Physalis Blog Post

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Pollinators of Physalis

by | May 3, 2019 | Physalis Project, Uncategorized

The following is a guest post by Julie Davis, a first year PhD student in the Cornell University Department of Entomology

Spring is finally yawning and stretching before it takes off full-force here in Ithaca, NY. Hyacinths, cherry blossoms, cilia, crocuses, red maples, daffodils and forsythias have bloomed, and my neighborhood is full of mason, honey and queen bumble bees. In preparation for a field season where I will grow several varieties of Physalis philadelphica, or tomatillo, at the Cayuga Nature Center, I have been thinking a lot about the pollinators that visit plants in the Physalis genus, and the quality of pollination services they provide.

Entomologists and ecologists categorize insects in many ways, including by their feeding habits. One characteristic of interest to us is the degree to which an insect specializes on its food source, which refers to the diversity or breadth of species it eats. The most extreme form of a specialist feeder is one that only eats one type of food. Monarch butterflies, whose caterpillars only eat milkweed plants, exemplify dietary specialization. On the other end of the spectrum are generalist feeders such as Japanese beetles, which feed on many plant species.

Generalist pollinators that visit Physalis include bumble, honey, and halictid (or sweat) bees. From left to right: Augoclora pura, a sweat bee that can be found in central NY. Photo:, A bumblebee on a tomatillo flower. Photo: Harmony Valley Farm,Apis Mellifera, the familiar honey bee. Photo: Ask a Biologist

Specialization interests pollination biologists for several reasons. Ecologists don’t fully understand why pollinators would specialize on a single flower species. It is possible that specializing on a food source can be beneficial if it reduces the number of other species with which the bee species has to compete for food, or if it improves the bee’s ability to digest or find its food, but these hypotheses require more investigation1,2,3. On the other hand, it can be risky to specialize because if your flower species goes extinct (or flowers one year at a different time than your foraging period), you are out of luck! Generalist pollinators, on the other hand, insure themselves against fluctuations in species-specific resource availability by feeding on several flower species. However, this also means they compete more for food with other generalist feeders.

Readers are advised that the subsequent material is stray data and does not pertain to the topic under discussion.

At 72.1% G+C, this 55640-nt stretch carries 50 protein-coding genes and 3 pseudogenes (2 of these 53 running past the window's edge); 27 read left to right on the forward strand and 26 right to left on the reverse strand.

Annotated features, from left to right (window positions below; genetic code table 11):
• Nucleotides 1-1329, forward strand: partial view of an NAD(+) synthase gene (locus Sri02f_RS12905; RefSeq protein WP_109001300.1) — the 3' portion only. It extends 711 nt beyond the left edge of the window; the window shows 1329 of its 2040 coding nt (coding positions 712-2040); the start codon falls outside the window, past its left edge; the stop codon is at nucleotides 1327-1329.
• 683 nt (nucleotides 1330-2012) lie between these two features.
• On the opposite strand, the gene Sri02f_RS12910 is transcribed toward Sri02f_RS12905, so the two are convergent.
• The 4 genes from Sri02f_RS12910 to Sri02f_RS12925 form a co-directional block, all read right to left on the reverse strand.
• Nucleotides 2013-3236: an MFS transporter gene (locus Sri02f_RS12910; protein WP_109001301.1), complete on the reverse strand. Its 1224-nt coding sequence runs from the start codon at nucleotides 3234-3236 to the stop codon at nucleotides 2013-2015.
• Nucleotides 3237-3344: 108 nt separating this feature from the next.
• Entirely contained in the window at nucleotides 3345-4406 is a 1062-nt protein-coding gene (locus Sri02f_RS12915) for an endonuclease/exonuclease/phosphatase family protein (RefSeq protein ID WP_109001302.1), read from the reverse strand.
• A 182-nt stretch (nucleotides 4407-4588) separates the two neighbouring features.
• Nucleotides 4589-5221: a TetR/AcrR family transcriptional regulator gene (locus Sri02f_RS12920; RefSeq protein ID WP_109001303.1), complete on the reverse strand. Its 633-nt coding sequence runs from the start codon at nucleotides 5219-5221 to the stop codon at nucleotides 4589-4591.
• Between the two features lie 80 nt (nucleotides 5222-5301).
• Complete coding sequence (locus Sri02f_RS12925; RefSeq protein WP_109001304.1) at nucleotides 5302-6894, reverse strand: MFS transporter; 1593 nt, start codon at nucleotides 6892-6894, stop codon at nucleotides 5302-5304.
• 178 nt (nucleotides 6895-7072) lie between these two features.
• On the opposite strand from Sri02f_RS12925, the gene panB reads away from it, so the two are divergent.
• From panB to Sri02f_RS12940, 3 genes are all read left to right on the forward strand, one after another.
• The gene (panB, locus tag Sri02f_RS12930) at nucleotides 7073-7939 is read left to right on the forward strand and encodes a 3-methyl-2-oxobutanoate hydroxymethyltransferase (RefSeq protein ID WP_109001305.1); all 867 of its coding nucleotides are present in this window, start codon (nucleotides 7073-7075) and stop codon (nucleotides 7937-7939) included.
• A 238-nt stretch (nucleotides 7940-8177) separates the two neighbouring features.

Specialist bees include Colletes latitarsis and Colletes willistoni both referred to as plasterer bees because they line their nests with an organic plastic secreted by adult female glands; an Andrenid bee Perdita halictoides; and a halictid bee Lasioglossum pectinatum. There is record of all these species in central New York, except Perdita halictoides, although our region is located within its range. From left to right: Colletes latitarsis, photo: Discover Life. A Colletid nesting aggregation, photo: J. Davis. Perdita halictoides, photo: Bug Guide. Lasioglossum pentinatum, photo: Discover Life.

From the plant’s perspective, being attractive to a single pollinator species may result in enhanced pollination. This is because specialist pollinators can have fine-tuned behavior that allow them to deposit more pollen, and more heterospecific (pollen from the same plant species) onto a flower, possibly resulting in higher seed or fruit set for the plant. However, this strategy can be risky because if the specialist pollinator goes extinct, the plant will not receive pollination services that help it set seed, which is really plants’ mission in life! So, many plants use a generalist strategy, making themselves attractive to many different species of pollinator. This can allow them to enjoy high rates of visitation. The trade-off is that they may not receive as high-quality pollination services per bee visit because the pollinators visiting them may not have fine-tuned behavior, and may carry pollen from other species. Some Physalis species, including tomatillo, are self-incompatible, or dependent on pollinators to produce fruit. Like many plants, Physalis species are visited by both specialist and generalist pollinators4.